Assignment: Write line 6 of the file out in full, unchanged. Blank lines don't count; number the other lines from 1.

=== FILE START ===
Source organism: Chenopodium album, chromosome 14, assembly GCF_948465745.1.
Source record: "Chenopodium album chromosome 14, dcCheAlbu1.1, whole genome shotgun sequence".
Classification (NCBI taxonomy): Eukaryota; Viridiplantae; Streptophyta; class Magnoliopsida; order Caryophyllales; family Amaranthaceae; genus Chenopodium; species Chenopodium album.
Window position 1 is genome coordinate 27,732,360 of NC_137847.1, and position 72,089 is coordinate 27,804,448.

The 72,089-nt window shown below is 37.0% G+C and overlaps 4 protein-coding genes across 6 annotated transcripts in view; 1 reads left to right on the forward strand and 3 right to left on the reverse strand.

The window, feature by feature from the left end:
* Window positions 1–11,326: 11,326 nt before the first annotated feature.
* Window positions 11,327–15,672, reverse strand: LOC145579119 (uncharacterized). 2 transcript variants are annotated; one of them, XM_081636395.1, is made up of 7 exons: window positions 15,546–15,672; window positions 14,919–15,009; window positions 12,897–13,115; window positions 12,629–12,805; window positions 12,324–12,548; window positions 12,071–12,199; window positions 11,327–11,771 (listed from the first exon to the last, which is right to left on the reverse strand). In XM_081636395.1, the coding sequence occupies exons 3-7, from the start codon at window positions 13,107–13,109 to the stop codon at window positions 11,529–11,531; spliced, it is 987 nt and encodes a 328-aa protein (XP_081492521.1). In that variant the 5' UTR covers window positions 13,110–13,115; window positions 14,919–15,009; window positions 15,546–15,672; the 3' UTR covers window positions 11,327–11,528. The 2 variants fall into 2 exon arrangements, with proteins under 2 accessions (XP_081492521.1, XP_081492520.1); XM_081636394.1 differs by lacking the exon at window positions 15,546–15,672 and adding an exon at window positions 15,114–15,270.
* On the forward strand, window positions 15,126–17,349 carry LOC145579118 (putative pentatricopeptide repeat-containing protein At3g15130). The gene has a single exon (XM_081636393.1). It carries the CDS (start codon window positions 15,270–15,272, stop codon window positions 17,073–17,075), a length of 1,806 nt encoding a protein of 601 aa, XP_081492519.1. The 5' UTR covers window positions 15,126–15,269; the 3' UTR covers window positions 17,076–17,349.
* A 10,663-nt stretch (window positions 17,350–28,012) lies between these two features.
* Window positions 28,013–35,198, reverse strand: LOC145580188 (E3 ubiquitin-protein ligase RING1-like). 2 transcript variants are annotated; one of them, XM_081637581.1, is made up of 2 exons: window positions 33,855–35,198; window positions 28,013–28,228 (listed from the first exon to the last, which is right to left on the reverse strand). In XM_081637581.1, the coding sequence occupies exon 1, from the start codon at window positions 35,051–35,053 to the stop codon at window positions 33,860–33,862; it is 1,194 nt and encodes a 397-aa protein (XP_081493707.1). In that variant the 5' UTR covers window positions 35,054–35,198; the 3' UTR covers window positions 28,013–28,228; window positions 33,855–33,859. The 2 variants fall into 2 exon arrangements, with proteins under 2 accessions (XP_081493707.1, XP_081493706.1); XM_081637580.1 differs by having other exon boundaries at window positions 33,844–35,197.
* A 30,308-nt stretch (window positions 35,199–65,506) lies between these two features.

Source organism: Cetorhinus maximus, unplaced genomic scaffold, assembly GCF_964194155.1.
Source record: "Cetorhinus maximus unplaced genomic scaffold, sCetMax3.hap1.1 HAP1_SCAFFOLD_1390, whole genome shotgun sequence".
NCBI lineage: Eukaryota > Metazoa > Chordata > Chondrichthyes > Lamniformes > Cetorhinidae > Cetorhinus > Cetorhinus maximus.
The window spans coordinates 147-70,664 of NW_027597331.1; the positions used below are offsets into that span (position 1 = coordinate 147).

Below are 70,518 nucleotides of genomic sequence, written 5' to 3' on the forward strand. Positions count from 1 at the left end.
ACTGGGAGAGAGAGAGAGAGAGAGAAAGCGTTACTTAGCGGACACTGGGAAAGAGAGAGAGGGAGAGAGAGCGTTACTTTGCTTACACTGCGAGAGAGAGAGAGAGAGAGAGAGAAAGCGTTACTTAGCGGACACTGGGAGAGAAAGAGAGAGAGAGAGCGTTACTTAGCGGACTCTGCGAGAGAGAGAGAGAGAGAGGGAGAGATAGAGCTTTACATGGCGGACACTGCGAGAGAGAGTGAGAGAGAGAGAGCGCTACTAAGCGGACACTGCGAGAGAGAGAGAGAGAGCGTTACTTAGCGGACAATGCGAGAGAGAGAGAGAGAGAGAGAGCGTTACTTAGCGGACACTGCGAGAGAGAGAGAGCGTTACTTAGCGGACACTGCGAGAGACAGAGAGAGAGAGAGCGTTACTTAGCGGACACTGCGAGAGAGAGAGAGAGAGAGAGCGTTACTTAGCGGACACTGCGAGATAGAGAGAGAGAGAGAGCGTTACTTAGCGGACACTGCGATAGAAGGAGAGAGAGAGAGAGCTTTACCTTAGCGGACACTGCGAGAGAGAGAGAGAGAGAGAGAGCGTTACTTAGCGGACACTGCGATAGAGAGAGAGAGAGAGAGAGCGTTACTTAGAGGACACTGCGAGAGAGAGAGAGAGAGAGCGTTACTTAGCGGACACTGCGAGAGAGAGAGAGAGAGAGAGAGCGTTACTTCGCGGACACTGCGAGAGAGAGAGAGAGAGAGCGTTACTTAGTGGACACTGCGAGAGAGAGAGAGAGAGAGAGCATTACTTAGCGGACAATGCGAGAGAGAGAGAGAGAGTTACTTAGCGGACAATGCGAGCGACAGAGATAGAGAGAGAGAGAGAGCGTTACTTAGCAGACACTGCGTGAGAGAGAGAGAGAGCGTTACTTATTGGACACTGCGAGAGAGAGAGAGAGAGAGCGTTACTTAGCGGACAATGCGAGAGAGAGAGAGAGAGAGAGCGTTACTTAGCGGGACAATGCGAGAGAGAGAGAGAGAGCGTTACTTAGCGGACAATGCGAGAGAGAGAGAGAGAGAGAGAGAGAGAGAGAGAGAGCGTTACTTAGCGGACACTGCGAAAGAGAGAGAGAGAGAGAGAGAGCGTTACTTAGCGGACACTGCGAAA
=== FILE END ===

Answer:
The window, feature by feature from the left end: